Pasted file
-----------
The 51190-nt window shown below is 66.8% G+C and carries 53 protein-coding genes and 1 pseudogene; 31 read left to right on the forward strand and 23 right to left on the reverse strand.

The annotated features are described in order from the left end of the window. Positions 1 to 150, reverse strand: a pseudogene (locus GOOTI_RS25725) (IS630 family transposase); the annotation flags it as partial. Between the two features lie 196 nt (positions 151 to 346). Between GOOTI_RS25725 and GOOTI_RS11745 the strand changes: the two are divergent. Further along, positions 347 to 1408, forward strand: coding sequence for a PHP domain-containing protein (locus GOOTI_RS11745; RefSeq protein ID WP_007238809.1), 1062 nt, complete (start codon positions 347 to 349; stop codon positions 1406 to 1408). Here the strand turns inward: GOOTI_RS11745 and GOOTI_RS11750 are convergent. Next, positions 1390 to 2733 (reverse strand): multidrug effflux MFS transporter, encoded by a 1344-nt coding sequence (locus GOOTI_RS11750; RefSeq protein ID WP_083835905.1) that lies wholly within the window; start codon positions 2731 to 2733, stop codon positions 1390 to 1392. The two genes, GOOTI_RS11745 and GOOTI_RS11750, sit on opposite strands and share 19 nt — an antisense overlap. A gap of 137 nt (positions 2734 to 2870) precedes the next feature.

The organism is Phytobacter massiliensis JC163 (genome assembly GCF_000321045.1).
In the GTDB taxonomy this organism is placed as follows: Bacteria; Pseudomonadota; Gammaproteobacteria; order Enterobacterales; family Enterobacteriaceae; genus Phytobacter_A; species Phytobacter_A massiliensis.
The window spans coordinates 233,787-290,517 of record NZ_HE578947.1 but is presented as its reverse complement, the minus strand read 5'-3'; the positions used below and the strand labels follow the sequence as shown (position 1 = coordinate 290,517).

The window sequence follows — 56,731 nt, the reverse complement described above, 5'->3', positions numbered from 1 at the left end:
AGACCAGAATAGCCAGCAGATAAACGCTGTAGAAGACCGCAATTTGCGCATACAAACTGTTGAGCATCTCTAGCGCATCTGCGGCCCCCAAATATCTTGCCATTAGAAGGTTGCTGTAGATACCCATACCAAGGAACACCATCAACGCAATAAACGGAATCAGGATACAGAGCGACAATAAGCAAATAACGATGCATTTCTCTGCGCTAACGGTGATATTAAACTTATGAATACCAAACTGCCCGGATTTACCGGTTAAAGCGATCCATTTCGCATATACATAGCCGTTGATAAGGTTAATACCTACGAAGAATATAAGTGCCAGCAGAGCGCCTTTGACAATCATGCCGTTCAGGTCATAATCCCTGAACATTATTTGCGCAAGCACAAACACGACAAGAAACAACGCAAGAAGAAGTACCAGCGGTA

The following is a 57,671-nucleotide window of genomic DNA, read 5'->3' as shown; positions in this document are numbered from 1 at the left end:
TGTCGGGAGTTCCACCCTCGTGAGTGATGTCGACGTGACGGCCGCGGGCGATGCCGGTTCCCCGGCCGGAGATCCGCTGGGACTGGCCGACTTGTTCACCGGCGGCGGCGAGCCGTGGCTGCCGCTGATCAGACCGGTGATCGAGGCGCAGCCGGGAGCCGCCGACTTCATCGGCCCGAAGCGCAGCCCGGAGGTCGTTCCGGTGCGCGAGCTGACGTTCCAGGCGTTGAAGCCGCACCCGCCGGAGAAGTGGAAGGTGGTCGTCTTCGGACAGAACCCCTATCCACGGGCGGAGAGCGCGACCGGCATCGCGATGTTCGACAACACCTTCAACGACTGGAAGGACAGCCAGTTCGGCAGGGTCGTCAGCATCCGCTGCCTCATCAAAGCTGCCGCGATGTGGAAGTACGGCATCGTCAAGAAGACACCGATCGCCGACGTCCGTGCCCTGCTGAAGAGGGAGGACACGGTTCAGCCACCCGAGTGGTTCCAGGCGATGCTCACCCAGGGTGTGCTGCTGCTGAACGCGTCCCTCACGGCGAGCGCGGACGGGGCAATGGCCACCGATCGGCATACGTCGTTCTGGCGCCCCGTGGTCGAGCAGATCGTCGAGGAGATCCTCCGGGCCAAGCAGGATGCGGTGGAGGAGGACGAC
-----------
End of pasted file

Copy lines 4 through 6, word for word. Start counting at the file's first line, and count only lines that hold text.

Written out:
In the GTDB taxonomy this organism is placed as follows: Bacteria; Pseudomonadota; Gammaproteobacteria; order Enterobacterales; family Enterobacteriaceae; genus Phytobacter_A; species Phytobacter_A massiliensis.
The window spans coordinates 233,787-290,517 of record NZ_HE578947.1 but is presented as its reverse complement, the minus strand read 5'-3'; the positions used below and the strand labels follow the sequence as shown (position 1 = coordinate 290,517).

The window sequence follows — 56,731 nt, the reverse complement described above, 5'->3', positions numbered from 1 at the left end: